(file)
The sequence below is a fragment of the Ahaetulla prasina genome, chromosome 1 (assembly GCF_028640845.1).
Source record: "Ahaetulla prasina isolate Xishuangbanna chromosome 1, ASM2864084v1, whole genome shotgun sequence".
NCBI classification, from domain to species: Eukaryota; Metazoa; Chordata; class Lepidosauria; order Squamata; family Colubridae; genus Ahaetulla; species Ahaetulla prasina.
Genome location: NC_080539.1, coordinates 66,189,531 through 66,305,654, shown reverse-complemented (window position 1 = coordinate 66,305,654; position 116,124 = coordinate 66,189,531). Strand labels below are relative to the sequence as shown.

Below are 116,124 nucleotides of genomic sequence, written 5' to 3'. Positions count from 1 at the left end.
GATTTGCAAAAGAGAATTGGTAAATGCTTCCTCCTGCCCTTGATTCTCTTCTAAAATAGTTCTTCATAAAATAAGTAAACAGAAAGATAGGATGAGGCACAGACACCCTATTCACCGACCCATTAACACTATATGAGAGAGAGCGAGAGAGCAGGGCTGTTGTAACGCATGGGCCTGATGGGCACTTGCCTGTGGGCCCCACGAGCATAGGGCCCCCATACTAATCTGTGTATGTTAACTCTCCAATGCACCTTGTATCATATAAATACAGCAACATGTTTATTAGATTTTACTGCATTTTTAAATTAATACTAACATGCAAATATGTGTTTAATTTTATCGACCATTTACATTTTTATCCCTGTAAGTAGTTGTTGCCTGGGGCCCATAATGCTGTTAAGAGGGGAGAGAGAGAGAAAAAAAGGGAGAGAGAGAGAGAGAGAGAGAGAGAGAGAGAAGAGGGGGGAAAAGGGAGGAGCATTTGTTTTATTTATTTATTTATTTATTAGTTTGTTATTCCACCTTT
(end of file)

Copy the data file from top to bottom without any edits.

The sequence below is a fragment of the Ahaetulla prasina genome, chromosome 1 (assembly GCF_028640845.1).
Source record: "Ahaetulla prasina isolate Xishuangbanna chromosome 1, ASM2864084v1, whole genome shotgun sequence".
NCBI classification, from domain to species: Eukaryota; Metazoa; Chordata; class Lepidosauria; order Squamata; family Colubridae; genus Ahaetulla; species Ahaetulla prasina.
Genome location: NC_080539.1, coordinates 66,189,531 through 66,305,654, shown reverse-complemented (window position 1 = coordinate 66,305,654; position 116,124 = coordinate 66,189,531). Strand labels below are relative to the sequence as shown.

Below are 116,124 nucleotides of genomic sequence, written 5' to 3'. Positions count from 1 at the left end.
GATTTGCAAAAGAGAATTGGTAAATGCTTCCTCCTGCCCTTGATTCTCTTCTAAAATAGTTCTTCATAAAATAAGTAAACAGAAAGATAGGATGAGGCACAGACACCCTATTCACCGACCCATTAACACTATATGAGAGAGAGCGAGAGAGCAGGGCTGTTGTAACGCATGGGCCTGATGGGCACTTGCCTGTGGGCCCCACGAGCATAGGGCCCCCATACTAATCTGTGTATGTTAACTCTCCAATGCACCTTGTATCATATAAATACAGCAACATGTTTATTAGATTTTACTGCATTTTTAAATTAATACTAACATGCAAATATGTGTTTAATTTTATCGACCATTTACATTTTTATCCCTGTAAGTAGTTGTTGCCTGGGGCCCATAATGCTGTTAAGAGGGGAGAGAGAGAGAAAAAAAGGGAGAGAGAGAGAGAGAGAGAGAGAGAGAGAGAAGAGGGGGGAAAAGGGAGGAGCATTTGTTTTATTTATTTATTTATTTATTAGTTTGTTATTCCACCTTT